Sweden to withdraw from French-led special forces mission in Mali

BREST, France, Jan. 14 (Reuters) – Sweden will withdraw troops from a European special forces mission to the Sahel region this year and review its participation in a UN force in Mali due to the presence of private Russian military contractors, it said the Minister of Foreign Affairs .

Secretary of State Ann Linde criticized Mali’s military junta for trying to tighten its grip on power and hire Russian mercenaries.

“We have already decided that we will withdraw (from) Takuba’s armed forces this year,” Ann Linde told reporters on Friday on the sidelines of a meeting of EU foreign ministers in western France, referring to the European task force.

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“The question is what we do with Minusma,” she said, referring to the UN peacekeeping mission in Mali.

The Swedish parliament has approved the deployment of up to 150 soldiers to Takuba by 2020 and has some 250 soldiers as part of Minusma, which will run until 2024.

French Foreign Minister Jean-Yves Le Drian said Sweden’s departure from Takuba in March was in line with Stockholm pledges and had nothing to do with the arrival of mercenaries or the political situation in the country.

A French military source said Sweden always intended to withdraw its troops after two years and that its mandate ended in March. The source said Swedish officers would continue to be part of the mission.

Takuba was created as a partial successor to a French counter-terrorism operation in the West African Sahel region that French President Emmanuel Macron has begun to wind down from his initial 5,000-strong military force.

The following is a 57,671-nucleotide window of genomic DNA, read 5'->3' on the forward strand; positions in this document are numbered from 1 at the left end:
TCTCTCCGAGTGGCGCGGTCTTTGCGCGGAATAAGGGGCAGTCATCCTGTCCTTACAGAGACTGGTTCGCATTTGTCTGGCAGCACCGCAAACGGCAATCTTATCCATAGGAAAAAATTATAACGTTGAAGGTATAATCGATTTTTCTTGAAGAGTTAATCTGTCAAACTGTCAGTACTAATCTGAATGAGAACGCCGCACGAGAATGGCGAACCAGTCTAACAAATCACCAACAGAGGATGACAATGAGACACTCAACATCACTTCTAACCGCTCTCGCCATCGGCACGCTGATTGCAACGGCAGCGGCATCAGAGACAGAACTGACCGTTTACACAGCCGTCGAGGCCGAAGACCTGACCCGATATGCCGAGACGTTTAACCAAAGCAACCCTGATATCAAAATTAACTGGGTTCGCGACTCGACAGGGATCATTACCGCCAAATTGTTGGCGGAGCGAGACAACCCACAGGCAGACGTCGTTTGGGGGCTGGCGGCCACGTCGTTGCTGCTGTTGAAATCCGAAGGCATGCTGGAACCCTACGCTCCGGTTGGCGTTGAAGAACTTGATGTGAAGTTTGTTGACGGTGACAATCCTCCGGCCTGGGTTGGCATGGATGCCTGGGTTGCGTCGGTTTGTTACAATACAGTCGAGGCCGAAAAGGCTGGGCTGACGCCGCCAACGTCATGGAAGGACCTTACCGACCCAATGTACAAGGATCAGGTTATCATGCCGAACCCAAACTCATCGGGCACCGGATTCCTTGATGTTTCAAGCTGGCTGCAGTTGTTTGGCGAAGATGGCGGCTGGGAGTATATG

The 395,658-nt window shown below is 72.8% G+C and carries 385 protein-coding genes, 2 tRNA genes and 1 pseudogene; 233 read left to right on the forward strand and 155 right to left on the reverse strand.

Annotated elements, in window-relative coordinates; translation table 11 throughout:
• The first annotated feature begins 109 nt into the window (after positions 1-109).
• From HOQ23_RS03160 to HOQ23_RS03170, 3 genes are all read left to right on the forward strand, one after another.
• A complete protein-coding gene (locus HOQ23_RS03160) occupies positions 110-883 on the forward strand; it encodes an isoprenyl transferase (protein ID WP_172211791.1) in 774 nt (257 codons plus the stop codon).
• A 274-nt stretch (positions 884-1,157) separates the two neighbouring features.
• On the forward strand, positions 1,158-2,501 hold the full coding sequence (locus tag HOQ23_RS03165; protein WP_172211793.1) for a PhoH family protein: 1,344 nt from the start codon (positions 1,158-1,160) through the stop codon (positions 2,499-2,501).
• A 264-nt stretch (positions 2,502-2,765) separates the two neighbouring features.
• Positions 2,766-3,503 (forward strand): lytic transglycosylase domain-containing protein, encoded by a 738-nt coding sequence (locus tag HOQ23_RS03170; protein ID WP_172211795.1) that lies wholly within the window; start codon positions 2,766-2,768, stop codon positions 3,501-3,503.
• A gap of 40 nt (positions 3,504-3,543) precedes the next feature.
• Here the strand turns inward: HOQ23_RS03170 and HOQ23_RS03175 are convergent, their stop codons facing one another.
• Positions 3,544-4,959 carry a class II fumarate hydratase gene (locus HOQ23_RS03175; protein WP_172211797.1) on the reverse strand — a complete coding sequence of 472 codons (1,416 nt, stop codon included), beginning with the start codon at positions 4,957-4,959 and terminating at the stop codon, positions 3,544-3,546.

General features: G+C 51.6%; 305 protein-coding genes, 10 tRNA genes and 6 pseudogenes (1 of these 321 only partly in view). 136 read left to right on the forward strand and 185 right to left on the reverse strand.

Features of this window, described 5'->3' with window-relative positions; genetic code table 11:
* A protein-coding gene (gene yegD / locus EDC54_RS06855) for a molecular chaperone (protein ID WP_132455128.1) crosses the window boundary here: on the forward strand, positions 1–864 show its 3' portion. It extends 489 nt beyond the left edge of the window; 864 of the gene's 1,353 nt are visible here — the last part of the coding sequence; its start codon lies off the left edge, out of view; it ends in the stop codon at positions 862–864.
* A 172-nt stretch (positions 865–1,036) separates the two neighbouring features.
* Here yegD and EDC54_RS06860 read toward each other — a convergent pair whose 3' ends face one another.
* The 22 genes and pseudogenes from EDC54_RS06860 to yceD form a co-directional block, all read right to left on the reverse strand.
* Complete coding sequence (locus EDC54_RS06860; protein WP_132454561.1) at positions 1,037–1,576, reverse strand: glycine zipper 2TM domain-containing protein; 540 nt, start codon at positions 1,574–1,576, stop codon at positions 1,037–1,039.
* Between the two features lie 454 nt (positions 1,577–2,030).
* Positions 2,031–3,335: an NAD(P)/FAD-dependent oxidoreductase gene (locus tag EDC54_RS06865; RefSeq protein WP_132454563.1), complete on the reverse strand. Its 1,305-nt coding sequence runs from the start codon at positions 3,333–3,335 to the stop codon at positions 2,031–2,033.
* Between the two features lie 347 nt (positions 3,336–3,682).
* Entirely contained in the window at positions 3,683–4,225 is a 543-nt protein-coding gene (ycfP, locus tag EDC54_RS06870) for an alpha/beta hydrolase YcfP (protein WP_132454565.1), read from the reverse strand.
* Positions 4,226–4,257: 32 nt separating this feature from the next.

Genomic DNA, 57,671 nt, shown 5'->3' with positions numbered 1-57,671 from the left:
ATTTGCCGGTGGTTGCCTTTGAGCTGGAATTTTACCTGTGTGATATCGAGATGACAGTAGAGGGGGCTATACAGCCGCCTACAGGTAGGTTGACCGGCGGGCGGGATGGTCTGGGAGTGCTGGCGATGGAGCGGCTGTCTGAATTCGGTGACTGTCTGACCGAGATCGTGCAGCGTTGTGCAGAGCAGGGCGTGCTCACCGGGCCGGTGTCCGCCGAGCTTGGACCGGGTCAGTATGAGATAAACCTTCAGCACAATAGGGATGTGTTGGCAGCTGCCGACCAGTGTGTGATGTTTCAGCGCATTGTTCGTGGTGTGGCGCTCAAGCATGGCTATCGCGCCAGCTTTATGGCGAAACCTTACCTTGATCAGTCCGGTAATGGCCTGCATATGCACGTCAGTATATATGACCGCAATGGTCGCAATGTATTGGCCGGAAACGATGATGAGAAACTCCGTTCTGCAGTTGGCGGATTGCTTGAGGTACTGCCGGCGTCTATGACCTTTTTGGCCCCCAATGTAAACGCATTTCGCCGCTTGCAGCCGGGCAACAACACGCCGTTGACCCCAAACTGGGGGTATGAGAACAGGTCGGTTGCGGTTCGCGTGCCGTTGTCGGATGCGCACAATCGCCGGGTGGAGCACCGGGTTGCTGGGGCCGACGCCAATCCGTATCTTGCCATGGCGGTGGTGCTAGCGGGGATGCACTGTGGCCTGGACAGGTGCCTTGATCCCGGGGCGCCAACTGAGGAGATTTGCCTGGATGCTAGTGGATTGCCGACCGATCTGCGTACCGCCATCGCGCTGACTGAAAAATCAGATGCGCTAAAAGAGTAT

It includes some 14 European countries, providing special forces, logistical and tactical support to work alongside regional forces for targeted operations against Islamist militants.

RUSSIAN STUDENTS

Mali’s army-led interim government, which wants to extend its mandate for another five years, has accused Paris of giving up its mandate. Citing security needs, Mali hired private military contractors from Russia’s Wagner Group, whose members are mainly ex-service personnel.

France and its allies have said Mali’s use of the Wagner group was incompatible with their military presence.

The arrival of Russian mercenaries in Mali has heightened tensions between Europe and Russia amid a crisis on the border with Ukraine.

French officials have said Paris will discuss with its partners how to respond operationally to Wagner’s arrival in Mali.

Most of Takuba’s activities take place in the West African country.

Linde said Wagner’s confirmed arrival and the junta’s efforts to remain in power were unacceptable.

“We now know that (there) is the Wagner group … and if they have a stronger impact, it will not be possible to continue with those large numbers of troops of ours,” she said, adding that the Swedish parliament was to debate Sweden’s operations in Mali next week.

“Of course it has consequences.”

The European Union will impose sanctions on Mali in line with measures already taken by the ECOWAS group of West African states over the junta’s delay in holding elections after the 2020 coup, said EU foreign affairs chief Josep Borrell Thursday.

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Writing by John Irish; Editing by Emelia Sithole-Matarise and Frank Jack Daniel

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